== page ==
Cat

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Photo Post Of The Weekend

In which we remember Latvia


All that snowy weather we’ve been having – almost all gone now, apart from the enormous pile of snow cleared from the office car park – reminded me of the holiday we took a couple of years back, to Rīga, Latvia. “Make sure you wrap up warmly,” said The Mother. “Get proper thermals. Lots and lots of layers.” “You’ll need to take sunglasses, too,” said Dad, “or you’ll get snow-blindness.”

All of which we ignored, fortunately, because we’d have looked bloody silly. Rīga in February was not too dissimilar from Britain in February, being grey, damp, and largely snow-free; it shouldn’t really have been surprising, because it’s on about the same latitude as Dundee. We took plenty of photos; but for some reason they never appeared on here.*

Baltic Revolution Memorial, 11. novembra krastmela, Rīga

View of Rīga

Museum Of The Occupation, Rīga

Latvijas Zin?tņu akadēmija (Latvian Academy of Sciences), Turgeņeva iela, Rīga

Daugava river and railway bridge, Rīga

* Unlike the above anecdote about the snow-blindness, etc, which definitely has.

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Broadcast

In which we recommend some telly


Regular readers might remember that, back in the mists of time – well, December – I mentioned that we’d been watching The Wire on DVD. And that it was very good. None of the bogus and ridiculous “science” you get on CSI;* not much patronising or heartstring-tugging, no deus ex machina and no wrapping the plotlines up inside an hour; just lots of what was – to someone who doesn’t know anything about the real thing, like me – lots of realistic investigative work.

Well, we’ve finally finished watching Season One, just as it finally makes its way onto the BBC. And, to be honest, I’m glad we had the DVDs to watch it from. It took us six months to do, twice as long as it will take BBC2 to show it. It’s a complicated programme, and we ended up watching several episodes twice because we hadn’t been concentrating the first time. In the end, we had to make sure that we only tried to watch it when we were definitely wide awake, otherwise we’d end up missing half of what went on. If we’d tried watching an episode on late night TV every week, we’d have been baffled – we had enough trouble with Dexter season two, just finished on ITV1,** and as unlike The Wire as it is possible for a cop show to be.***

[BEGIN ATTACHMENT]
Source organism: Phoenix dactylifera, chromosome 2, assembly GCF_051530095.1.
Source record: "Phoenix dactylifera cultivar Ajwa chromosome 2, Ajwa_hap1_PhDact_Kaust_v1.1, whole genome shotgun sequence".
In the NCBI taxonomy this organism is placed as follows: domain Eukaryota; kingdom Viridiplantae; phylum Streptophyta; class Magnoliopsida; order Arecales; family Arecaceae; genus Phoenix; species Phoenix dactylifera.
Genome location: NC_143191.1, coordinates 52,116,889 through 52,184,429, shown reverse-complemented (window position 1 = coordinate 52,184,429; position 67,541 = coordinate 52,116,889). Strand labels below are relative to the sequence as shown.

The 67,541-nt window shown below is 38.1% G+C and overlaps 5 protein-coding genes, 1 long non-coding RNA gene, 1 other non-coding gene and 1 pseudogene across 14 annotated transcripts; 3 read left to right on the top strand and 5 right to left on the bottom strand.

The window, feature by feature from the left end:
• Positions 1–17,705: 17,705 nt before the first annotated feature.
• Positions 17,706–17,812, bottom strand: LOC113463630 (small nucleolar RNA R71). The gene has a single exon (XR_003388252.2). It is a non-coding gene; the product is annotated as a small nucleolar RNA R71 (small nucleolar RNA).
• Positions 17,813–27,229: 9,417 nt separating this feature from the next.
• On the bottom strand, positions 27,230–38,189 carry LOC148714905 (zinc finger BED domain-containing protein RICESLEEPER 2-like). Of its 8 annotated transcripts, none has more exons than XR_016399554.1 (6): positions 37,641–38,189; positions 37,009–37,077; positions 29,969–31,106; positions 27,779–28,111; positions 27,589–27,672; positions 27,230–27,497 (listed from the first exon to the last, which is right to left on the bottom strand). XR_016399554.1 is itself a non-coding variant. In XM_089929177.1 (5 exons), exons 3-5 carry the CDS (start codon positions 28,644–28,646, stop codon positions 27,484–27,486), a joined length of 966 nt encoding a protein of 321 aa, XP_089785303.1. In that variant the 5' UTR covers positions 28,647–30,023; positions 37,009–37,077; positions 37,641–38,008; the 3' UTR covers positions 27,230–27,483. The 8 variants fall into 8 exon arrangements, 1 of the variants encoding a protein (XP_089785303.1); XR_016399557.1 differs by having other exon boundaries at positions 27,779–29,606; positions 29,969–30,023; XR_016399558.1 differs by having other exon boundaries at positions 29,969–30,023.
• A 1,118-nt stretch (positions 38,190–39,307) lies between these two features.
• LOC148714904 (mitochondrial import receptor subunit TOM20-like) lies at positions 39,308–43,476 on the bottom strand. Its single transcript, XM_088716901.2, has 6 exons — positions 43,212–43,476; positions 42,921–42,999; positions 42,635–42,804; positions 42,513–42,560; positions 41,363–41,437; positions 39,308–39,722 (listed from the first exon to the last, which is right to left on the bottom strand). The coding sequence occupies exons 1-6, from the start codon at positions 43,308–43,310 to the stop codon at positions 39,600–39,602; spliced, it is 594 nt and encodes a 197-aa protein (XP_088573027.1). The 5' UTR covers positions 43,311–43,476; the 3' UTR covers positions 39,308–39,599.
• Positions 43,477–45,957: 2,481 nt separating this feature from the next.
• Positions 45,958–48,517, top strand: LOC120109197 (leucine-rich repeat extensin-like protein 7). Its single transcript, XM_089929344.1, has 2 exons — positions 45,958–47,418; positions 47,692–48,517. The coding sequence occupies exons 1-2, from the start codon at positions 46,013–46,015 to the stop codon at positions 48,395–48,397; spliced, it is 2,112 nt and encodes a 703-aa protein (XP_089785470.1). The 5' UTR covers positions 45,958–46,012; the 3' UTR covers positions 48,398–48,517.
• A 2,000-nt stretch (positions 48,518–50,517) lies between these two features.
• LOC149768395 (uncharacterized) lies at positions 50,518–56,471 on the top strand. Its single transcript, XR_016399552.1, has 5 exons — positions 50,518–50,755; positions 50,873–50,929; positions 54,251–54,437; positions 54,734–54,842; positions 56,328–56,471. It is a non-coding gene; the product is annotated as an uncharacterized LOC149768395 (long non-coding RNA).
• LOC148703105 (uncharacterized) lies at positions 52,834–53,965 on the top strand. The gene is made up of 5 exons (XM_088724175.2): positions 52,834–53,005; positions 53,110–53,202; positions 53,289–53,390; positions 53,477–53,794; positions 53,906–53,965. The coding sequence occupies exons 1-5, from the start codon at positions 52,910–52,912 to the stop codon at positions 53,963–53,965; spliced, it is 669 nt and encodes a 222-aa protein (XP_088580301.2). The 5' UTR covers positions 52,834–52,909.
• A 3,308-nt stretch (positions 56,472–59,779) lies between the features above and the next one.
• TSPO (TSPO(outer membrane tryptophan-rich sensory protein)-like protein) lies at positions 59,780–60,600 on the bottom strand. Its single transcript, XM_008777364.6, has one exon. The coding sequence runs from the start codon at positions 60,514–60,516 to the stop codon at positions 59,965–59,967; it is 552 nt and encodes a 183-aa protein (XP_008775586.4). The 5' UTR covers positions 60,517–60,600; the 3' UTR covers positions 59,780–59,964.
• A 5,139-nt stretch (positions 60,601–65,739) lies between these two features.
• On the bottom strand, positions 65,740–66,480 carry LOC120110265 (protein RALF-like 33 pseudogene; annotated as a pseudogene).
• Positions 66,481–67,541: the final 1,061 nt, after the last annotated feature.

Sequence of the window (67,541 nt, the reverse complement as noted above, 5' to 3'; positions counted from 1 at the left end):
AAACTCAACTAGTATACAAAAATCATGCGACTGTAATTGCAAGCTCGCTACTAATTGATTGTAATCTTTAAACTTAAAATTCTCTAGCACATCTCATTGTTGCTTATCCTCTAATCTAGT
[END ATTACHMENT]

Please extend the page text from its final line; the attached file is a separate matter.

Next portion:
I did wonder, idly, about recommending The Wire to The Parents. They’ve always liked police procedurals, both on telly and in books, and long-form dramas, so, I thought, they’d probably love it.**** But then, I remembered, how much The Mother tuts at the slightest hint of a bad word. The Wire has realistic dialogue.***** It wouldn’t work out. Before they were ten minutes into the first episode, she’d have asked to turn it off.

If you’ve seen the mysterious trailers for The Wire on the BBC, and you’ve not heard of it, go and watch it. It really is good. Very good. As for us: we’ve had the Season 2 DVDs sitting on the bookshelf since Christmas. As soon as we’re properly awake, they’re going in the DVD player. Hurrah!

Update, April 2nd: BBC2 currently seem to be showing episodes of The Wire daily. Meaning that, for one thing, they will whip through the whole series in under three weeks; and for another, if you didn’t start watching on Monday then it’s already too late. Tonight is Episode 4, and the plot is already well under way.

* insert your favourite “CSI [somewhere]” joke here. I’ve mentioned CSI Bedminster myself before, and Half Man Half Biscuit have produced CSI:Ambleside.

** I’m still not used to the name “ITV1″. In my mind it’s still the old federated network – Yorkshire TV where I grew up.

*** Dexter, though, certainly had more tension. Even though we knew full well that there are at least three more series after the one ITV have just been showing, we were still on edge at practically every cliffhanger.

**** Unlike us, they have a DVD recorder, so it would still be compatible with their in-bed-by-10 lifestyle.